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Priceless Lessons by Maxim Behar: A Story with the Nobel Peace Prize Winner Shimon Peres

Priceless Lessons by Maxim Behar: A Story with the Nobel Peace Prize Winner Shimon Peres

Maxim Behar tells the story of his meeting with Shimon Peres, one of the most influential figures of modern times who has held the most important political roles in Israel as President, Prime Minister and Foreign Minister. This is a man who not only loved the Bulgarian people, but also praised them for the good example they set in some of the worst times for Bulgarian Jews. This is a story with valuable lessons and messages that Behar shares in his author series "Priceless Lessons" for BGLOBAL magazine.

"Come on, you..." - Shimon Peres, the man who constantly showed optimism...
The Israeli who uttered this phrase from the podium of the Sofia Synagogue loved Bulgaria, and not only because of the date March 10, 1943...

The top floor, of what was then the Japanese hotel in Sofia, long before it became a fancy restaurant, was a big meeting hall, and it felt rather strange to have only twenty people in that huge and almost empty hall.

Solomon Passy, who was then, as well as of now, the President of the iconic Atlantic Club of Bulgaria, paced with his hands clasped behind his back and only stoked our impatience.

It was worth it, though.

Shimon Peres was not only then Israel's foreign minister and Nobel Peace Prize laureate,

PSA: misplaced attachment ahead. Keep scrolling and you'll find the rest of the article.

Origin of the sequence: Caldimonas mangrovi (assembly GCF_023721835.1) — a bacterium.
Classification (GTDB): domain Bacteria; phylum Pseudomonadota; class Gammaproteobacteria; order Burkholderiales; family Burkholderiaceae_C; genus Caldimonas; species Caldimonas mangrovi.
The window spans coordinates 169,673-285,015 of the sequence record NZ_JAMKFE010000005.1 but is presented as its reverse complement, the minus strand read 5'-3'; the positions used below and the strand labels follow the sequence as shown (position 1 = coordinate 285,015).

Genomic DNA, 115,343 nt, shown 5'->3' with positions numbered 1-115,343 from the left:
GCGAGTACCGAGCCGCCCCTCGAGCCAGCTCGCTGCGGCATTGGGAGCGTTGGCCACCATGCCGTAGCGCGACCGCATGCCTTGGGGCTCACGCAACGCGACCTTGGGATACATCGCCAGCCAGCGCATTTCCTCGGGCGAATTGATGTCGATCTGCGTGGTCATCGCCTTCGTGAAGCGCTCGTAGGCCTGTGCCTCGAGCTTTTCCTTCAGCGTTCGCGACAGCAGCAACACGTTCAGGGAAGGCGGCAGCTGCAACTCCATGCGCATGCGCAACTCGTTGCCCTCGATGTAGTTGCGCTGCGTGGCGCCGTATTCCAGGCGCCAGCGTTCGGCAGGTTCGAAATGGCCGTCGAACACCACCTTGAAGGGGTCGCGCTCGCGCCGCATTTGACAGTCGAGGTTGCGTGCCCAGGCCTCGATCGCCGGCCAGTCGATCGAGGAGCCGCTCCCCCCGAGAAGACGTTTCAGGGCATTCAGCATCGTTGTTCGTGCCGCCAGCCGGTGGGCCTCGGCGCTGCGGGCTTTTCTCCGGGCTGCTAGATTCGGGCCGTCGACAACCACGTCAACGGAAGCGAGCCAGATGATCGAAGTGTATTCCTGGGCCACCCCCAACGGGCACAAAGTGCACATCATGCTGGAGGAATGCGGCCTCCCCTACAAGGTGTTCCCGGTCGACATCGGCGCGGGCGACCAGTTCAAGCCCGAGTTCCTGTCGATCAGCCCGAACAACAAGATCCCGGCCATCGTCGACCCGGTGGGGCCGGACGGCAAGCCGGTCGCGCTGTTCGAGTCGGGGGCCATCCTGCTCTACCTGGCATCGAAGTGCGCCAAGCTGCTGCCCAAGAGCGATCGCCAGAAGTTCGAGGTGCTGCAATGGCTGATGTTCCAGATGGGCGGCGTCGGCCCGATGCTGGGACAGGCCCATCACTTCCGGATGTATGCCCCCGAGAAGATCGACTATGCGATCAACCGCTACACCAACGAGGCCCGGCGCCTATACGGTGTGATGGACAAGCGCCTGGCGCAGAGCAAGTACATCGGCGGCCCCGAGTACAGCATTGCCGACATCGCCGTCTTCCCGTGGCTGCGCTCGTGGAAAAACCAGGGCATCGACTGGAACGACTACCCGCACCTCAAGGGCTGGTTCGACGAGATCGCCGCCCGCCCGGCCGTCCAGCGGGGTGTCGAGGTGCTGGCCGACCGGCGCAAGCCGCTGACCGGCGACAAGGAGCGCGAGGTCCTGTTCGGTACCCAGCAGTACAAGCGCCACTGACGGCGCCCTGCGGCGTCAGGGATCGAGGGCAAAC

but also a legendary figure,

one of those who managed to "put together" the puzzle so skillfully that the world trembled in the hope that this would be forever. He walked in cheerfully, shook hands with each one individually, asked at length who was what, and said "Thank you, thank you..." to each person.

At first, we took it as a show of politeness, but when plates of croissants and toast "landed" near us, Perez didn't touch any of them, but just stood up straight and once again said loud and clear in pure Bulgarian "Thank you!", and continued in English:

- Bulgaria is the country that saved our brothers and sisters and did not send them to the death camps in 1943, to be precise - on March 10… Trains left here empty, and we will never forget this historic moment, but just on the contrary - we will remind the whole world of it constantly. And that is what you Bulgarians did together and that is how you went down in history forever...

Political speeches at business breakfasts are all too rare, but even this element in Perez's brief emotional speech could not be considered political.

The truth about the rescue of the Bulgarian Jews

in the tumultuous days of World War II, this whole unique assemblage of parliament, king, church, professional organizations, and public opinion, despite the tumultuous debates over the years about who ultimately prevailed for this courageous decision, is indeed something historic. Sadly, and I hear this all too often traveling the world, the truth is still too little known, too little told and studied. And if we leave the arguing to the historians, we ultimately have to look at what ultimately happened.